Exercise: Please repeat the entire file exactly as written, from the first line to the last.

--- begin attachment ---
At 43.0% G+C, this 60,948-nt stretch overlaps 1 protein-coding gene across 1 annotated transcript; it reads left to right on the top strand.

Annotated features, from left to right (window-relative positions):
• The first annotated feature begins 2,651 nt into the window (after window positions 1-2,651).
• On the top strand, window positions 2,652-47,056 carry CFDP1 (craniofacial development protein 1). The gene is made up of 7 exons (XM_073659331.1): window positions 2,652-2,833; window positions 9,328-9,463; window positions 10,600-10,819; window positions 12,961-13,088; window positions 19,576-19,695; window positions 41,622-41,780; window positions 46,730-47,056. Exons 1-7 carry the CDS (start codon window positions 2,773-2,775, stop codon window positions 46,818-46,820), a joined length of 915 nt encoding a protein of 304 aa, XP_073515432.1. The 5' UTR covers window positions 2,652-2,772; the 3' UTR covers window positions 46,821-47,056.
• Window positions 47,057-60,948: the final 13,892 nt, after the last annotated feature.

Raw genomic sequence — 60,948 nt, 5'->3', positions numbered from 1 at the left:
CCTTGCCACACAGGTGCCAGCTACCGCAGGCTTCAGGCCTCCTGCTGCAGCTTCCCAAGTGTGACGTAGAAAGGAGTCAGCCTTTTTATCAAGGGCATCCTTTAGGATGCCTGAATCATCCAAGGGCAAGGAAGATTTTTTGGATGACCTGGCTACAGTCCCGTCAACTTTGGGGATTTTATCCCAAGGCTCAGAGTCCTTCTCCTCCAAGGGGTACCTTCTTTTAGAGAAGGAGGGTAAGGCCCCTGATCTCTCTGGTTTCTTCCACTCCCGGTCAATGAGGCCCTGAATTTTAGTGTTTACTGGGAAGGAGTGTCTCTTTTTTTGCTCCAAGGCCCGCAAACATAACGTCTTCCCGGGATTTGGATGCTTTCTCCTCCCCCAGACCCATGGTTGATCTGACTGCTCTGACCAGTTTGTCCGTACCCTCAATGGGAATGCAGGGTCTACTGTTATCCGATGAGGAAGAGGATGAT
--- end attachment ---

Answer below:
At 43.0% G+C, this 60,948-nt stretch overlaps 1 protein-coding gene across 1 annotated transcript; it reads left to right on the top strand.

Annotated features, from left to right (window-relative positions):
• The first annotated feature begins 2,651 nt into the window (after window positions 1-2,651).
• On the top strand, window positions 2,652-47,056 carry CFDP1 (craniofacial development protein 1). The gene is made up of 7 exons (XM_073659331.1): window positions 2,652-2,833; window positions 9,328-9,463; window positions 10,600-10,819; window positions 12,961-13,088; window positions 19,576-19,695; window positions 41,622-41,780; window positions 46,730-47,056. Exons 1-7 carry the CDS (start codon window positions 2,773-2,775, stop codon window positions 46,818-46,820), a joined length of 915 nt encoding a protein of 304 aa, XP_073515432.1. The 5' UTR covers window positions 2,652-2,772; the 3' UTR covers window positions 46,821-47,056.
• Window positions 47,057-60,948: the final 13,892 nt, after the last annotated feature.

Raw genomic sequence — 60,948 nt, 5'->3', positions numbered from 1 at the left:
CCTTGCCACACAGGTGCCAGCTACCGCAGGCTTCAGGCCTCCTGCTGCAGCTTCCCAAGTGTGACGTAGAAAGGAGTCAGCCTTTTTATCAAGGGCATCCTTTAGGATGCCTGAATCATCCAAGGGCAAGGAAGATTTTTTGGATGACCTGGCTACAGTCCCGTCAACTTTGGGGATTTTATCCCAAGGCTCAGAGTCCTTCTCCTCCAAGGGGTACCTTCTTTTAGAGAAGGAGGGTAAGGCCCCTGATCTCTCTGGTTTCTTCCACTCCCGGTCAATGAGGCCCTGAATTTTAGTGTTTACTGGGAAGGAGTGTCTCTTTTTTTGCTCCAAGGCCCGCAAACATAACGTCTTCCCGGGATTTGGATGCTTTCTCCTCCCCCAGACCCATGGTTGATCTGACTGCTCTGACCAGTTTGTCCGTACCCTCAATGGGAATGCAGGGTCTACTGTTATCCGATGAGGAAGAGGATGAT